In his Reply Brief, Towns acknowledges for the first time that leave of court is required but argues that " [o]nce the client and attorney have determined they could no longer work together it is incumbent upon the tribunal to release the attorney, thereby allowing the party to seek other counsel." Thus, under Towns' view, the decision on the motion to withdraw is effectively a decision between counsel and his client. We disagree. Such a view wholly overlooks the plain language of Local Rule 2.07 and undermines the court's ability to fairly and effectively administer the cases it hears.

This case is a good example of why district courts should be involved in these matters. Here, Towns and his attorney had consistently obstructed the progress of the litigation by filing tardy, incom plete, and apparently false responses to Morris' discovery requests3  and by failing to attend the first hearing on the first motion for sanctions. Given the dilatory progress of the litigation,4  the magistrate judge held that counsel should remain in the litigation until he complied with his discovery obligations. This approach is consistent with the court's responsibility to fairly and effectively administer the litigation. See Ohntrup, 802 F.2d at 679. Accordingly, we find no abuse of discretion in the denial of the motion to withdraw.

The district court may impose sanctions, including dismissal of the action, if a party fails to comply with a court order regarding discovery. Wilson v. Volkswagen of Am., Inc., 561 F.2d 494, 503 (4th Cir. 1977), cert. denied, 434 U.S. 1020 (1978). Dismissal of a complaint is an extreme sanction, reserved for flagrant cases of bad faith and callous disregard for the court's authority. Hillig v. Comm'r, 916 F.2d 171, 174-75 (4th Cir. 1990) (vacating dismissal of petition); Mutual Fed. Sav. & Loan Assn. v. Richards & Assoc., Inc., 872 F.2d 88, 92 (4th Cir. 1989) (affirming default judgment). We review such a decision only for abuse of discretion. National Hockey League v. Metropolitan Hockey Club, Inc., 427 U.S. 639, 642 (1976).

To determine whether dismissal was proper, we examine the following factors: "(1) whether the noncomplying party acted in bad faith; (2) the amount of prejudice his noncompliance caused his adversary, which necessarily includes an inquiry into the materiality of the evidence he failed to produce; (3) the need for deterrence of the particular sort of noncompliance; and (4) the effectiveness of less drastic sanctions." Hillig, 916 F.2d at 175.

Towns failed to respond to several inquiries concerning the status of the interrogatories, due on March 30, 1992. When Morris moved for sanctions in August, Towns sent responses which were not signed or verified, and with several answers completely contradicted by medical records later provided to Morris.5  When fined by the court and ordered to complete the interrogatories in a certain, timely manner, Towns failed to comply. The answers ultimately provided to Morris reveal a lack of investigation of the event on the part of counsel; indeed, the magistrate judge found some of the answers provided by Towns to be "manifestly false." This conduct constitutes bad faith.

The information sought by Morris is clearly material to defense of the action. He sought information such as Towns' social security number, a list of witnesses, medical records, and Towns' condition at the time of the incident. Further, deterrence of the type of conduct engaged in by Towns and counsel was plainly warranted. They have been dilatory throughout the discovery process in providing the most basic information; counsel either failed to investigate or ignored the facts surrounding the incident; and, as the magistrate judge found, several answers which were provided in interrogatories totally contradicted prior interrogatories or the medical records. Furthermore, it is clear that less drastic alternatives were not available--the magistrate judge's previous monetary sanction had no appreciable corrective effect. Under these circumstances, the district court, in its discretion, found that dismissal was appropriate. We find no abuse of discretion in that determination.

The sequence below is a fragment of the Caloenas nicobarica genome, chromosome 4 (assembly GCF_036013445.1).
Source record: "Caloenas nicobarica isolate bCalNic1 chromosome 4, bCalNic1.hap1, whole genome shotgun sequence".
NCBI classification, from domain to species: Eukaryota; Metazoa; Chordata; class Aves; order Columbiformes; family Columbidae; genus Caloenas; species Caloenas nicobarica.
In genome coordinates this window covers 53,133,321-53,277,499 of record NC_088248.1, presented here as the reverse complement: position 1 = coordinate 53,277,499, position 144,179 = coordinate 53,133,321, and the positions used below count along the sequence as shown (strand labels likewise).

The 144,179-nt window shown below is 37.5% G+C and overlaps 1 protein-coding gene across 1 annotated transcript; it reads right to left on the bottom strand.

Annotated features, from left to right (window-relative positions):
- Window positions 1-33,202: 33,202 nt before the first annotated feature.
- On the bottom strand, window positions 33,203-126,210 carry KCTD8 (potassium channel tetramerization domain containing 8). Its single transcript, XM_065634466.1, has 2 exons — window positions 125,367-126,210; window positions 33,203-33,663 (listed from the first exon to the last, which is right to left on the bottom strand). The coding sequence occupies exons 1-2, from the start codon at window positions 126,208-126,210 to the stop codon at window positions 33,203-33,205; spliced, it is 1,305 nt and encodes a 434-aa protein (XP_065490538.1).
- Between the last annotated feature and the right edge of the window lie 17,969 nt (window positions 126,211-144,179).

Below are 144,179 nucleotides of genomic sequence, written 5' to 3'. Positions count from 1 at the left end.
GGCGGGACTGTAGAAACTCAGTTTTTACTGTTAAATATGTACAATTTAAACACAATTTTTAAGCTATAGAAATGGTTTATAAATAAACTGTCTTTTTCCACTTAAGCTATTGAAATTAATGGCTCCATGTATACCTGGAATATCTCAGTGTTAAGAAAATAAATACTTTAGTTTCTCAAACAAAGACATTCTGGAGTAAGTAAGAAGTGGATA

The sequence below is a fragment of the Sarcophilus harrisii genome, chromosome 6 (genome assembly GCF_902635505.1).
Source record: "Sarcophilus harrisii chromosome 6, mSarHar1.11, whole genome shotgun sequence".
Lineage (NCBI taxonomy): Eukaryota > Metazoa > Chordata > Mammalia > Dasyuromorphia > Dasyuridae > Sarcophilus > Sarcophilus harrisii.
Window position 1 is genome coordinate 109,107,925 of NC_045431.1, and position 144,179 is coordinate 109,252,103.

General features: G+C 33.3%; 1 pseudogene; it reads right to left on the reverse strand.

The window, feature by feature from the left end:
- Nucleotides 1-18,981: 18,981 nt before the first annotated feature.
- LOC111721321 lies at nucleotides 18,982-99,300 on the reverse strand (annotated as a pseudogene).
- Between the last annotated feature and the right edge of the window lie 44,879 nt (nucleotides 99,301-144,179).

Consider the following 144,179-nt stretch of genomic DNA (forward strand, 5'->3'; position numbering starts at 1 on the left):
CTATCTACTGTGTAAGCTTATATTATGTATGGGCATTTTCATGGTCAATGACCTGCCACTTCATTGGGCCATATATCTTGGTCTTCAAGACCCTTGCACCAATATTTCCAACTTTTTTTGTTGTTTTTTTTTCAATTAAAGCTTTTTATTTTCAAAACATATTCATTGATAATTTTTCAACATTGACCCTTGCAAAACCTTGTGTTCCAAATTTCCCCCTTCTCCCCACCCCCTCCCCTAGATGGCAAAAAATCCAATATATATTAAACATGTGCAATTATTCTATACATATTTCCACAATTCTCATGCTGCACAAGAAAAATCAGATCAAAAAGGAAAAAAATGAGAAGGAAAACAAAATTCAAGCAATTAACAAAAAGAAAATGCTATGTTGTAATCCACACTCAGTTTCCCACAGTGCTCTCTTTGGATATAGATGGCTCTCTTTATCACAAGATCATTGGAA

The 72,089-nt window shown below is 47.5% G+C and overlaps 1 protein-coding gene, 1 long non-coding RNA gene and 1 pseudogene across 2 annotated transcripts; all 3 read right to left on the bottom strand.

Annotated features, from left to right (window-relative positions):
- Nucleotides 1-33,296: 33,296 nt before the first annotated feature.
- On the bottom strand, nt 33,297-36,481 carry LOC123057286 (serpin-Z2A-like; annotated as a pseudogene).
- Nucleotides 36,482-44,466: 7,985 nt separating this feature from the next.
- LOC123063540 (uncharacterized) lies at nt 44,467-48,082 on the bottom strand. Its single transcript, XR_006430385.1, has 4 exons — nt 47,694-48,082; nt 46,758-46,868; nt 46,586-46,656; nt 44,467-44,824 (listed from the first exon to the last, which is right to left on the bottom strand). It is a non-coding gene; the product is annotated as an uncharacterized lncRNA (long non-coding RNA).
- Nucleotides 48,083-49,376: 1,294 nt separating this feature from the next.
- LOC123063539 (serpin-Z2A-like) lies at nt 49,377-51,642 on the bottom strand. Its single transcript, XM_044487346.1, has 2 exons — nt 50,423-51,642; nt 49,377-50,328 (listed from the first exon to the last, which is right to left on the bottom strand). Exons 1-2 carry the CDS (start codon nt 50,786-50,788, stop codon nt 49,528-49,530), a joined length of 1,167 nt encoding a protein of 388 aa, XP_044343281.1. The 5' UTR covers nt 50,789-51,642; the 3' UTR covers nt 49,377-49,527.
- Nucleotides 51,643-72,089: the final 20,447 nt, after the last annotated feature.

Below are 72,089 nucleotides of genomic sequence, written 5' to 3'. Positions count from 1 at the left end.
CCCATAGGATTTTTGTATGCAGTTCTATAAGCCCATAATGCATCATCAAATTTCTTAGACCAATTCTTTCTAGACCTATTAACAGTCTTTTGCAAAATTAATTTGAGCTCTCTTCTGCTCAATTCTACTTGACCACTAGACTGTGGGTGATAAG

Accordingly, we affirm the denial of counsel's motion to withdraw, and the subsequent dismissal of the case. We deny appellee's second motion to dismiss the appeal. We dispense with oral argument because the facts and legal contentions are adequately presented in the materials before the Court and argument would not aid the decisional process.



The magistrate judge later excused Towns' late payment of his fine as attributable to confusion as to where he was to pay


Towns is represented on appeal by the same attorney he attempted to discharge and with whom he had an "impasse" at trial


The magistrate judge noted that there was "arguably a basis for finding that counsel violated [Fed. R. Civ. P. ] 11 in filing the complaint."


The litigation had been in progress for over eight months when the court denied the motion to withdraw. At that time, basic discovery had not yet been completed because of Towns' obstructive tactics


As an example of these contradictions, Towns claimed to have had thirty-three stitches which left permanent scars; medical records revealed that a band-aid was sufficient to cover the three to five centimeter cut and that no stitches were given. He claimed to have broken his hand in warding off blows from Morris, but the medical records revealed no fractures